6th Circuit grants press access to Ohio polls
COLUMBUS, Ohio — A federal appeals court in Cincinnati ruled yesterday that reporters and photographers should have access to polling places as long as they don't interfere with voters or poll workers.
In a case filed by the Akron Beacon Journal, the 6th U.S. Circuit Court of Appeals described the press’s role as “far from interfering with the right to vote” but instead “to report the news of the day to their fellow Ohio citizens,” the newspaper reported today.
The 6th Circuit’s ruling in Beacon Journal Publishing Co. v. Blackwell overturned U.S. District Judge Paul Matia's decision on Nov. 1, the day before the election, that effectively barred the Beacon Journal and the rest of the news media from observing the voting.
Matia’s ruling had denied the newspaper’s request for a temporary restraining order that would have prevented the Summit County Board of Elections from enforcing Ohio Secretary of State J. Kenneth Blackwell’s order that the press be kept away from polling places.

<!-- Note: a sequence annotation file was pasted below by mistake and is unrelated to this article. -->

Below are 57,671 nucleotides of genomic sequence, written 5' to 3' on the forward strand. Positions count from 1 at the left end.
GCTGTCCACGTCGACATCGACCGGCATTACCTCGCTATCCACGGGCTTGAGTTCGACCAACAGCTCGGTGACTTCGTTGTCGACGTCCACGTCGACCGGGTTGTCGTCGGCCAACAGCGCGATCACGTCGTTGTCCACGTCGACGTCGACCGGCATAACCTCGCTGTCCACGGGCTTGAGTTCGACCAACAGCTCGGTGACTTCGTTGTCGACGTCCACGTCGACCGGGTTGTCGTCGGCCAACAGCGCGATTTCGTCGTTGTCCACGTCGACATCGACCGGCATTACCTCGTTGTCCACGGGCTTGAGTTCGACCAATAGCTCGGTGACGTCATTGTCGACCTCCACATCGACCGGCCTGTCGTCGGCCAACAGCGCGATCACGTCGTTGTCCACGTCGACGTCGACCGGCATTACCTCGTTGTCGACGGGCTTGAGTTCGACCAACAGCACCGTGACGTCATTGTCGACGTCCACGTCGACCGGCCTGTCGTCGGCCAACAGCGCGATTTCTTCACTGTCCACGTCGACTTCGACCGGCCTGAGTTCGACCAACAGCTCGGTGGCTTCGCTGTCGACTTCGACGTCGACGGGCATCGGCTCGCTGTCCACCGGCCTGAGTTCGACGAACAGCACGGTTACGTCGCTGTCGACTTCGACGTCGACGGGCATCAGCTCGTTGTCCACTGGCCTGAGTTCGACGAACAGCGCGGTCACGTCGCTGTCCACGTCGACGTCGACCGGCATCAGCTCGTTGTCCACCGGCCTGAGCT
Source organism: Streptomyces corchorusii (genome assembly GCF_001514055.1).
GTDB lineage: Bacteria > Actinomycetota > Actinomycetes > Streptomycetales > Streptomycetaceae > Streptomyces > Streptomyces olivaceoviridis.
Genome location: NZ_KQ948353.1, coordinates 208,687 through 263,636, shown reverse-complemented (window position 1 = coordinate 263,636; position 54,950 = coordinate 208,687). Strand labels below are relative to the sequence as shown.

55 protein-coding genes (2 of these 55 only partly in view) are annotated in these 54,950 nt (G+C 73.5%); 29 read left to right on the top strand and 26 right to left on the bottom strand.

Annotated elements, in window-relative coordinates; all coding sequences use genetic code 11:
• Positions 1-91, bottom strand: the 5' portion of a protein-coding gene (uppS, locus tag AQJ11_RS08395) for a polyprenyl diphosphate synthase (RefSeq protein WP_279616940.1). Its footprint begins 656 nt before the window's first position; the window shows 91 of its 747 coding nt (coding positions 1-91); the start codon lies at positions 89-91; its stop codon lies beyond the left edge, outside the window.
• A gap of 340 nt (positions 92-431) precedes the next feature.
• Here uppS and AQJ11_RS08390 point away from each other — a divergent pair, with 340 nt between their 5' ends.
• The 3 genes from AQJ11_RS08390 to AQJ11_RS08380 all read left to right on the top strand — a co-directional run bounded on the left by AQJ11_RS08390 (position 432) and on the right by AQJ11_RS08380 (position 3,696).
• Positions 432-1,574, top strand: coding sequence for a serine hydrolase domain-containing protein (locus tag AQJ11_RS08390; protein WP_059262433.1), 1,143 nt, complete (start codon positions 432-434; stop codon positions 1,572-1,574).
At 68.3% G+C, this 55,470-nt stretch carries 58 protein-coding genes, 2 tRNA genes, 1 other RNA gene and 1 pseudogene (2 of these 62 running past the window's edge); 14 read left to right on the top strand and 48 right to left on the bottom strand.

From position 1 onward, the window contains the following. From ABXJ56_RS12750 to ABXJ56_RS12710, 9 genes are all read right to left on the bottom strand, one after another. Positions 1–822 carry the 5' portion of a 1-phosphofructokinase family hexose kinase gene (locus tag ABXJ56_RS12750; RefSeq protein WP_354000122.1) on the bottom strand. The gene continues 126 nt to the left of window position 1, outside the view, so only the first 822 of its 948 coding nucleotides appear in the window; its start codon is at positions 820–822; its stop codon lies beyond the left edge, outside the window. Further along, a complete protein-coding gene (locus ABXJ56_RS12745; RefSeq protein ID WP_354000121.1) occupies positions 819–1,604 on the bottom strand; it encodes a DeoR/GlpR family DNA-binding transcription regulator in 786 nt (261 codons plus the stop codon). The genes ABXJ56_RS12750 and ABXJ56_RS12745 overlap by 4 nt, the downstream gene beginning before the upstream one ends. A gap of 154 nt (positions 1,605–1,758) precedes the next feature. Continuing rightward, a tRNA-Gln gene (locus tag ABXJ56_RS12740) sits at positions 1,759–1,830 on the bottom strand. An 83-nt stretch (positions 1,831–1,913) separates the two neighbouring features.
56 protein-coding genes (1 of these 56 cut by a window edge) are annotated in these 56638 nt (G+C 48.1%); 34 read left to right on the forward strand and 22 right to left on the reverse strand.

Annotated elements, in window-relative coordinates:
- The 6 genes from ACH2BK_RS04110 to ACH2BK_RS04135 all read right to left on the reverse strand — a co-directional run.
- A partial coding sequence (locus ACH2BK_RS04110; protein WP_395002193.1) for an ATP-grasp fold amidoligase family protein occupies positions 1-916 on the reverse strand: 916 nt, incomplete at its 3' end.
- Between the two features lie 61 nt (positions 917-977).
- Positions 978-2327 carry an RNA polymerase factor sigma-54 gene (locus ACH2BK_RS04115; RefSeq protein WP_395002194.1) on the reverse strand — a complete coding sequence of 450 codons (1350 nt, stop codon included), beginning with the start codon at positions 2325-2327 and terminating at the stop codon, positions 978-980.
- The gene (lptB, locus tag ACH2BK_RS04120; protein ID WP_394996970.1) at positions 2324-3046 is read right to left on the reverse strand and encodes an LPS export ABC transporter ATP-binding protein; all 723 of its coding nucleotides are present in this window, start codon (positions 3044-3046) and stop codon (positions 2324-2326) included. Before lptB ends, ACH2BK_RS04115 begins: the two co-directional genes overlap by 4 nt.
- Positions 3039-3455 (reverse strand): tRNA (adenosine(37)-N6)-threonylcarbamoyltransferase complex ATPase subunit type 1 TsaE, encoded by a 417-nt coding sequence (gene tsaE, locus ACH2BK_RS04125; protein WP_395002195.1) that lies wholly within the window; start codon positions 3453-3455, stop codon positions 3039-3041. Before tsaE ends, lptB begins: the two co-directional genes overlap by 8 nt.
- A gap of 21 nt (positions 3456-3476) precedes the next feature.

Blackwell's order, Matia ruled, would keep “the election process free of the turmoil that could be created by hordes of reporters and photographers,” according to the Beacon Journal.
But the 6th Circuit, ruling four and a half hours before the polls closed, dismissed Matia’s concerns as “purely hypothetical.” Worries about a large crush of news media could not excuse a state action that would restrict press freedom, the appeals court said.
Its ruling ordered “reasonable access to any polling place for the purpose of news gathering and reporting,'' as long as the media “do not interfere with poll workers and voters.”
“(D)emocracies die behind closed doors,” the appeals court wrote in its ruling.
In a similar case, a federal judge ruled on Nov. 1 that exit polling could be conducted within 100 feet of a polling place on Election Day. U.S. District Judge Michael H. Watson's ruling overturned an October directive by Ohio Secretary of State Kenneth Blackwell to prohibit exit polling within 100 feet of precincts.
Five television networks — ABC, CNN, CBS, Fox News and NBC — and The Associated Press had sued, seeking a temporary order to block Blackwell's directive that limited the exit-poll surveys, even though there had been no prior problems.